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Carrier's liability under Mexican Law – Limitation and how to go around it

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By Miguel Angel de la Fuente


Published 20 July 2022


Pursuant to Mexican law, carriers are obliged to care and preserve the cargo; pay for the damage sustained by the consignment, and in general; are liable to the shipper and/or consignee for the total amount of damages caused in the event of breach of contract.

Regardless of the above, in accordance with the Federal Mexican Road Bridges and Transportation Law of 1993 (“LCPAF” by its Spanish acronym), carriers could avoid their liability in a handful of cases in which there are extremely restrictive limits based on the weight of the cargo (c.USD5.00 per ton).

Given the extremely low limits set-out by the LCPAF, insurers, recovery agencies and even lawyers, often do not bother to pursue recovery actions against local carriers unless the cargo weight is significant.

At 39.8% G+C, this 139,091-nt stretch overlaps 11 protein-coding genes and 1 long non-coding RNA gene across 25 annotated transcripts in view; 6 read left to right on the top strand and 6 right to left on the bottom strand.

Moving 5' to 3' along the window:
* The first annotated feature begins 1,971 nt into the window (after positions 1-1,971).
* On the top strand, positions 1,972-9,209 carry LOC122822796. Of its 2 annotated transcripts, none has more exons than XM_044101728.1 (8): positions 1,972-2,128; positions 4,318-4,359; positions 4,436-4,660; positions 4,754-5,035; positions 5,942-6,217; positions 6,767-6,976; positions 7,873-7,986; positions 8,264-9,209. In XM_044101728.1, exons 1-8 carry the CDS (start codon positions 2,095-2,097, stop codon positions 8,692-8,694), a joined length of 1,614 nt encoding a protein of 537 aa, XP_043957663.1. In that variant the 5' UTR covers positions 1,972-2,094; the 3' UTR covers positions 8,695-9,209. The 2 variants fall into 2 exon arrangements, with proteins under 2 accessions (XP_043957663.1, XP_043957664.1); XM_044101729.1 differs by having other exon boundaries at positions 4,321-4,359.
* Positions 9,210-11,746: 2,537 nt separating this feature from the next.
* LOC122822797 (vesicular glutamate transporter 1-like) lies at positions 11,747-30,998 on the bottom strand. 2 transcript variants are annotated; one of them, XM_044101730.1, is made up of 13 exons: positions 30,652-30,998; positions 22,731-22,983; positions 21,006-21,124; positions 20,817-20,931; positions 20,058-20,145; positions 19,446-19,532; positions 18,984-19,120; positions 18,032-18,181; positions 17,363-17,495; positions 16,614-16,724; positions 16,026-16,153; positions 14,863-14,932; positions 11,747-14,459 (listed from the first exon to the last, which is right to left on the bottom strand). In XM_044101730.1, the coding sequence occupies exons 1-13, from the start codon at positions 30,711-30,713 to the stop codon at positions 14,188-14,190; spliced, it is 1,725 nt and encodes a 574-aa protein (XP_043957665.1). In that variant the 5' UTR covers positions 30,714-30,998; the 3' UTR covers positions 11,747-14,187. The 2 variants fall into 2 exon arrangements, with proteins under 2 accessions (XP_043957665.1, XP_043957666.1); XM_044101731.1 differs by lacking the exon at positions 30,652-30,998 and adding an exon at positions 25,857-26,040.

However, because of the need of insurance and reinsurance companies to improve their results, there has been an increase in recovery actions by way of subrogation where there may be a possibility to breach the limits established under the LCPAF.

The analysis must be done on a case-by-case basis but, the unconstitutionality of the limits, gross negligence and/or lack of registration before the Ministry of Transport, are good arguments that can be used to prevent carriers from limiting their liability under such legislation.

There is a long way to go regarding this matter in local courts -especially considering the strong lobbying of the transportation industry- however, the future seems promising since there are already a couple of paths to achieve what it seems to be a more equitable and healthier liability scheme for carriers in Mexico.

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